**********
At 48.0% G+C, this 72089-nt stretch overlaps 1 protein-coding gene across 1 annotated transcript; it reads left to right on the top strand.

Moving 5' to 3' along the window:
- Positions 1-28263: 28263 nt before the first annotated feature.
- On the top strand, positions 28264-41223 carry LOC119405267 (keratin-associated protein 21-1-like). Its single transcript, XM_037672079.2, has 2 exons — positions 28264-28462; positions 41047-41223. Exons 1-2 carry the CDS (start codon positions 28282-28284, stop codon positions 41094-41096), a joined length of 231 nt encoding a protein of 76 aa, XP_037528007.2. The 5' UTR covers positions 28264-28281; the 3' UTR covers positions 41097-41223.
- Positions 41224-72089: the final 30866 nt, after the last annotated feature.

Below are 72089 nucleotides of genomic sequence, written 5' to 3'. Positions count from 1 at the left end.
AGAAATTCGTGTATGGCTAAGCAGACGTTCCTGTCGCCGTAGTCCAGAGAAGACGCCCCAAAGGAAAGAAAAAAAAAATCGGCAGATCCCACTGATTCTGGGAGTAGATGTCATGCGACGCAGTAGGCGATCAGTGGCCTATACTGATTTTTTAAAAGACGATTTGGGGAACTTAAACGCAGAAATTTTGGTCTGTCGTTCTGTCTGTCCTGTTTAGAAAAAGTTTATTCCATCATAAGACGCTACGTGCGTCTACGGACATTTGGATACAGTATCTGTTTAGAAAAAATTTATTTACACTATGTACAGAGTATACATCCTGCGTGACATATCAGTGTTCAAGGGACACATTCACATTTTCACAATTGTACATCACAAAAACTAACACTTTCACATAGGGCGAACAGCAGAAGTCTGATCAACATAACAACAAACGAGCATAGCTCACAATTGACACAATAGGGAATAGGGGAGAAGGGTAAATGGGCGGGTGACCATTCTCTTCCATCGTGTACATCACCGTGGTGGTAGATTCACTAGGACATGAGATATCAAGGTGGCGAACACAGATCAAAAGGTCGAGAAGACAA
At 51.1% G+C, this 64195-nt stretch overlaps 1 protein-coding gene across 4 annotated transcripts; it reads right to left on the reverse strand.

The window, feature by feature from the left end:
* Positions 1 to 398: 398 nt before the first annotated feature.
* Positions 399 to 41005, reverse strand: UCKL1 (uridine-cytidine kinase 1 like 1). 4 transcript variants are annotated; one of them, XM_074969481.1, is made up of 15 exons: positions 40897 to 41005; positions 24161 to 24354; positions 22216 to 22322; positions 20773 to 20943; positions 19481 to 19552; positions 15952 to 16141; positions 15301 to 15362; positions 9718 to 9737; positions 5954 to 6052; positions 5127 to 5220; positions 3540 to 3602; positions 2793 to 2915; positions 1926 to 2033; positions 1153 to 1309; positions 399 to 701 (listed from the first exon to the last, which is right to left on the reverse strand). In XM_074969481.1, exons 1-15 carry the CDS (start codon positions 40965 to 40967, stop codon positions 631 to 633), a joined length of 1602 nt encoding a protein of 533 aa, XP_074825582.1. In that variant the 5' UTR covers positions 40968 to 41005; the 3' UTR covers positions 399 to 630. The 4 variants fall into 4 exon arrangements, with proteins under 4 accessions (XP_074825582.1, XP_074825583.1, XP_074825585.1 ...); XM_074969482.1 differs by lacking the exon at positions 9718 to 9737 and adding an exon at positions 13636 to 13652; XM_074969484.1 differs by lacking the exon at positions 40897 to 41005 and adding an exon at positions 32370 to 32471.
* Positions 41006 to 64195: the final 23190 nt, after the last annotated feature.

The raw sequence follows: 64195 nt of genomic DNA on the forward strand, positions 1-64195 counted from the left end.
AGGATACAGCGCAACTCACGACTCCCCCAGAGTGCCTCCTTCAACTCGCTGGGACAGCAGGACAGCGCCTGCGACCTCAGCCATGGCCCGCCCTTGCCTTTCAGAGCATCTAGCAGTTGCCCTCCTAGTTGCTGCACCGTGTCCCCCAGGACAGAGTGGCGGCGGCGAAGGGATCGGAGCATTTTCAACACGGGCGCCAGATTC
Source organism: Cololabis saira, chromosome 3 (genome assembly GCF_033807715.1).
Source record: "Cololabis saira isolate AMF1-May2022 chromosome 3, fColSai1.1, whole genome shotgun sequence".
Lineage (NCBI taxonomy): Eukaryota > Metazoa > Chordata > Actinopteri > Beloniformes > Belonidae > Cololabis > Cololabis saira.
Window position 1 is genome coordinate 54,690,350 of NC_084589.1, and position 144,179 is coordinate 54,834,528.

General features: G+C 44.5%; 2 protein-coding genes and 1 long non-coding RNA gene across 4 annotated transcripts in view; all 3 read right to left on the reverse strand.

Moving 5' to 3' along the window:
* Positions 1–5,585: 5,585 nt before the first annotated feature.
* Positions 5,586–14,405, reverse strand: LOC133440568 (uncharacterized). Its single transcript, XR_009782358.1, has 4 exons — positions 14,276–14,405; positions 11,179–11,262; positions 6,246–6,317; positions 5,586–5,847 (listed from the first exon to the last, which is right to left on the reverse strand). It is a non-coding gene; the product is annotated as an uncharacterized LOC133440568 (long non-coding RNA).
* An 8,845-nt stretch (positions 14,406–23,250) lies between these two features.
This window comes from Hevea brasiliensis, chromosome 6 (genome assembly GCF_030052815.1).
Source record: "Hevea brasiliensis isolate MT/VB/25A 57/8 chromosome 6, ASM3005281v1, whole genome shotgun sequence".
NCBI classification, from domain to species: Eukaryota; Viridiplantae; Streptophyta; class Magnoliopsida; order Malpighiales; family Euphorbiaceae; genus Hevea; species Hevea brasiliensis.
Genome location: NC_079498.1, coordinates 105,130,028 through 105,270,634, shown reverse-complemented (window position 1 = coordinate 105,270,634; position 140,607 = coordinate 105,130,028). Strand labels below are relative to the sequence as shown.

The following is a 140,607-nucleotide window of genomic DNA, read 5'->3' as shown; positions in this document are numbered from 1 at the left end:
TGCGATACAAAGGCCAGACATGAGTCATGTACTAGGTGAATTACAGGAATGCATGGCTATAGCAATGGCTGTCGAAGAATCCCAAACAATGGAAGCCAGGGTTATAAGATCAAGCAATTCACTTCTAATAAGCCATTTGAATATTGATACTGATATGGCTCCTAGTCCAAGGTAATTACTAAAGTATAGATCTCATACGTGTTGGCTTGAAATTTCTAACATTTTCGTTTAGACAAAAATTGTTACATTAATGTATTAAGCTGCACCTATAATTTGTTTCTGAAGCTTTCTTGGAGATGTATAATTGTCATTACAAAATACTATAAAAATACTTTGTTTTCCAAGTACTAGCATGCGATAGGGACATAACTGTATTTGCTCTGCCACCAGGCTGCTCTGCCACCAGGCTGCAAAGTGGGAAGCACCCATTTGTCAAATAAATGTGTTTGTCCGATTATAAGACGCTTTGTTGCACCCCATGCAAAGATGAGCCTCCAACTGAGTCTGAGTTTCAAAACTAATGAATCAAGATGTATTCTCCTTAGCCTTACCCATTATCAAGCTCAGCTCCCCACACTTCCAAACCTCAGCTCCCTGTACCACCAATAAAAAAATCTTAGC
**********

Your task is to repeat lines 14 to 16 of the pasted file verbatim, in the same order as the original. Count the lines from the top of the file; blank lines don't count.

AGGATACAGCGCAACTCACGACTCCCCCAGAGTGCCTCCTTCAACTCGCTGGGACAGCAGGACAGCGCCTGCGACCTCAGCCATGGCCCGCCCTTGCCTTTCAGAGCATCTAGCAGTTGCCCTCCTAGTTGCTGCACCGTGTCCCCCAGGACAGAGTGGCGGCGGCGAAGGGATCGGAGCATTTTCAACACGGGCGCCAGATTC
Source organism: Cololabis saira, chromosome 3 (genome assembly GCF_033807715.1).
Source record: "Cololabis saira isolate AMF1-May2022 chromosome 3, fColSai1.1, whole genome shotgun sequence".